For Simpson’s restaurants, part of these changes involved a physical overhaul of the spaces themselves, with redesigns that kept safe distance and capacity in mind.

This involved not only rearranging furniture, but also the outright removal of unused seating to ensure patrons or employees did not end up using them by habit.

Shifting business models

Another way that businesses have adjusted their operations to correspond more with current safety demands is by changing the nature of their business entirely.

“Some businesses have had to reduce their capacity by a lot,” said Jasmin Guénette, CFIB vice-president of national affairs in Montreal. “And so, one way to adapt to that is to change some of the core parts of your business.”

Examples of these changes include retailers moving operations online, or restaurants shifting to sell groceries, as well.

Making these adjustments to their business has allowed retailers to continue to generate revenue while still complying with
necessary lockdowns or in-store customer limitations.

“There’s a strong willingness among business owners to make sure that their place of business is safe for everybody,” said Guénette. “Their business is their life, so they don’t want to lose it. Because of this, many will take every step possible to make sure that their employees and clients remain safe, and send positive signals that they care.”

Expanded safety role

The front-facing nature of service and retail businesses also entailed another major safety change in these workplaces — the expanded responsibilities that employees now have to not only serve customers, but also to keep them safe.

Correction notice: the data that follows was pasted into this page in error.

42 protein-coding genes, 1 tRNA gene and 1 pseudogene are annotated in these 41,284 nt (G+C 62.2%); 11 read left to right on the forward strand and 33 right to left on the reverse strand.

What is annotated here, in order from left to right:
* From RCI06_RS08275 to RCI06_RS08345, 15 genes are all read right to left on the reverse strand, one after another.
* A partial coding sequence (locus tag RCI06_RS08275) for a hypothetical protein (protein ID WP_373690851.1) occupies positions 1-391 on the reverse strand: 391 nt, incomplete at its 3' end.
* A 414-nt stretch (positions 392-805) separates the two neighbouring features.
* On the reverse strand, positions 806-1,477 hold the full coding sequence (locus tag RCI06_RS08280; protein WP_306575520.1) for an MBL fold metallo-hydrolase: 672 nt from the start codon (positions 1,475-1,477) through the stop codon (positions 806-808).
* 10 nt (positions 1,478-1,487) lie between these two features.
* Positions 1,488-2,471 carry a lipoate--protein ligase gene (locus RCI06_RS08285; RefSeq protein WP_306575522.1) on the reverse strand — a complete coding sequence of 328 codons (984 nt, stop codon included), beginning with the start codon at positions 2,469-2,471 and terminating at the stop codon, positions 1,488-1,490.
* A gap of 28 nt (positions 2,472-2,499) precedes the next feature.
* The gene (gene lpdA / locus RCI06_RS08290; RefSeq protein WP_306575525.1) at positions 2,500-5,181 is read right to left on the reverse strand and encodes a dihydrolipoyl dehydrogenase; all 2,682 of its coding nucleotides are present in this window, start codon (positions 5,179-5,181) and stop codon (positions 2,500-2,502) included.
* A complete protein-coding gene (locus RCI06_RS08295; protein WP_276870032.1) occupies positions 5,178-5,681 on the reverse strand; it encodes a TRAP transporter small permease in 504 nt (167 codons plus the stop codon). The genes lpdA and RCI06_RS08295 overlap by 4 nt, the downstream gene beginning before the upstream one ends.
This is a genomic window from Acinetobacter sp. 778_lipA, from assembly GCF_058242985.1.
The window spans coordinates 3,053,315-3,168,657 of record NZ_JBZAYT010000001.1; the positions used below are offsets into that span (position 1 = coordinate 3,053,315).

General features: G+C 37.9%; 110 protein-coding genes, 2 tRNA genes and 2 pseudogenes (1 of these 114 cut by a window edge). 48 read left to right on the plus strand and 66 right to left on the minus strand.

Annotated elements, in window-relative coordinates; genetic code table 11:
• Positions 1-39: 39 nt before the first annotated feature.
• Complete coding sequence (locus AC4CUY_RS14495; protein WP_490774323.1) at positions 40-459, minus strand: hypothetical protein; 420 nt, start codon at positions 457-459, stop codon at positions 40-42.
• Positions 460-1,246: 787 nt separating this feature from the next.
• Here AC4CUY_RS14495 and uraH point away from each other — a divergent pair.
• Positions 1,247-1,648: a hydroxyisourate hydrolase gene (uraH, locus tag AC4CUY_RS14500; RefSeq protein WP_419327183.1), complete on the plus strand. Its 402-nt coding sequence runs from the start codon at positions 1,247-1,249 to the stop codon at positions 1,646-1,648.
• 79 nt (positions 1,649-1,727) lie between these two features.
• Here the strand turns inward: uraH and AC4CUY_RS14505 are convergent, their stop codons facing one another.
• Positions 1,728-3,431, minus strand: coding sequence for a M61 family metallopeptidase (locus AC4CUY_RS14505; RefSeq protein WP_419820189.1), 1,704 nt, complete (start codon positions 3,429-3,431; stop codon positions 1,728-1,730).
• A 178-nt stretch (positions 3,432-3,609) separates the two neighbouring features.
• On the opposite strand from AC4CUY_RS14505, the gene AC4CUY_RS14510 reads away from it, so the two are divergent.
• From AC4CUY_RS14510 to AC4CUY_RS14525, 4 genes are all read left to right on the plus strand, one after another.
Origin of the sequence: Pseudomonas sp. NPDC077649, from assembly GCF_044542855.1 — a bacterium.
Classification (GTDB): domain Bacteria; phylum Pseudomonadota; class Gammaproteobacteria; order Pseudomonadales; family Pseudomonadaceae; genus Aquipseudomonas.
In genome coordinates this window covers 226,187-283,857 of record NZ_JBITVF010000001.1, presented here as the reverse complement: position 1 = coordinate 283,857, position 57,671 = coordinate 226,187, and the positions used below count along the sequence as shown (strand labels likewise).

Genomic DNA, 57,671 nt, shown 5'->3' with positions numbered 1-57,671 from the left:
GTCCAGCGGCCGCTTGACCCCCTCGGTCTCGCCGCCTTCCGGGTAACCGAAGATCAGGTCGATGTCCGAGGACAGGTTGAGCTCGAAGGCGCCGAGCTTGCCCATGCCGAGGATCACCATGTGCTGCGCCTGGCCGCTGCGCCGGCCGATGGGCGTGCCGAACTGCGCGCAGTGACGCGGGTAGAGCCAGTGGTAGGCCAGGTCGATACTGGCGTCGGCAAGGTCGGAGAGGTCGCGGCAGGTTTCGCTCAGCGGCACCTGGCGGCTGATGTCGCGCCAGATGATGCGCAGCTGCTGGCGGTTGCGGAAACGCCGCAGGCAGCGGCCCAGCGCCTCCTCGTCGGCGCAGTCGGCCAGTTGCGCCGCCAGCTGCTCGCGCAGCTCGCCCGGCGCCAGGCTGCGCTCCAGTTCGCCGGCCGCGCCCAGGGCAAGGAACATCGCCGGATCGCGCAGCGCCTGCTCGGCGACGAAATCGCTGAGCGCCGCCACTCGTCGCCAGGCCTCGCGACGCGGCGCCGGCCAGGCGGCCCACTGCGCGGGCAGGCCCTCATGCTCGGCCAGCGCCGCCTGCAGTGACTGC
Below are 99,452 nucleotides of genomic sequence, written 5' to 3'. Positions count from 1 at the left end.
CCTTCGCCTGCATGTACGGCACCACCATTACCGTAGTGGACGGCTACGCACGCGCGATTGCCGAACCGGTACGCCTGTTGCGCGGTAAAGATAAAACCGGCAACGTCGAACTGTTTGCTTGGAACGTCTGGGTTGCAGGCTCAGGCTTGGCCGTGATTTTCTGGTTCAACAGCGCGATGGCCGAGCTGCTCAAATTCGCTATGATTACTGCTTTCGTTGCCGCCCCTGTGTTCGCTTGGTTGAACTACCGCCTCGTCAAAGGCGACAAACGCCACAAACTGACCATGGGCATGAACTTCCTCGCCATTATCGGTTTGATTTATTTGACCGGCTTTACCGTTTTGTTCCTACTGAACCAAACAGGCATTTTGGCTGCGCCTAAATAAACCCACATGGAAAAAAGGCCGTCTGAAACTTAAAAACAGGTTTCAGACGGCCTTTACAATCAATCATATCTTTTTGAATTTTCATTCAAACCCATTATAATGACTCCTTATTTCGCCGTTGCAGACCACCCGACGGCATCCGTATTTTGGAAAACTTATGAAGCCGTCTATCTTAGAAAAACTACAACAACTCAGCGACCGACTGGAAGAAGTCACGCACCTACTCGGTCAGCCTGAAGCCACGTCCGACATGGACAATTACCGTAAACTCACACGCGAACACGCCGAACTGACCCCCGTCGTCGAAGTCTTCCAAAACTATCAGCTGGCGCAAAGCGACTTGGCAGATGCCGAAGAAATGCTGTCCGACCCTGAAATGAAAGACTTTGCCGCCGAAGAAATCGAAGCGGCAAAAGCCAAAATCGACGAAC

This commitment to cultivating safety within a business’s customer base has provided employees with a whole new set of duties.

Because of the pandemic, industry workers are tasked with “not only ensuring that all those best practices are in place and following them, but they’re also spending a lot of time reminding and educating customers in those practices,” said Retail Council of Canada’s president and CEO Diane Brisebois, in Toronto.

Brisebois described retail as “a storefront to society.”

At a time when that society is characterized largely by unpredictability and general chaos, employees now have the increased responsibility to act not just as sales representatives and safety educators for customers, but in some cases also crisis managers.

“Generally, the majority of customers are very respectful, understanding, and supportive, but there are always incidents that are challenging,” said Brisebois.

“Cases or incidents with anti-maskers, or incidents with customers coming into the store that say they’ve been vaccinated so they don’t need to wear a mask” have occurred, she said, and employees have been required to apply their de-escalation training in a way that few ever expected.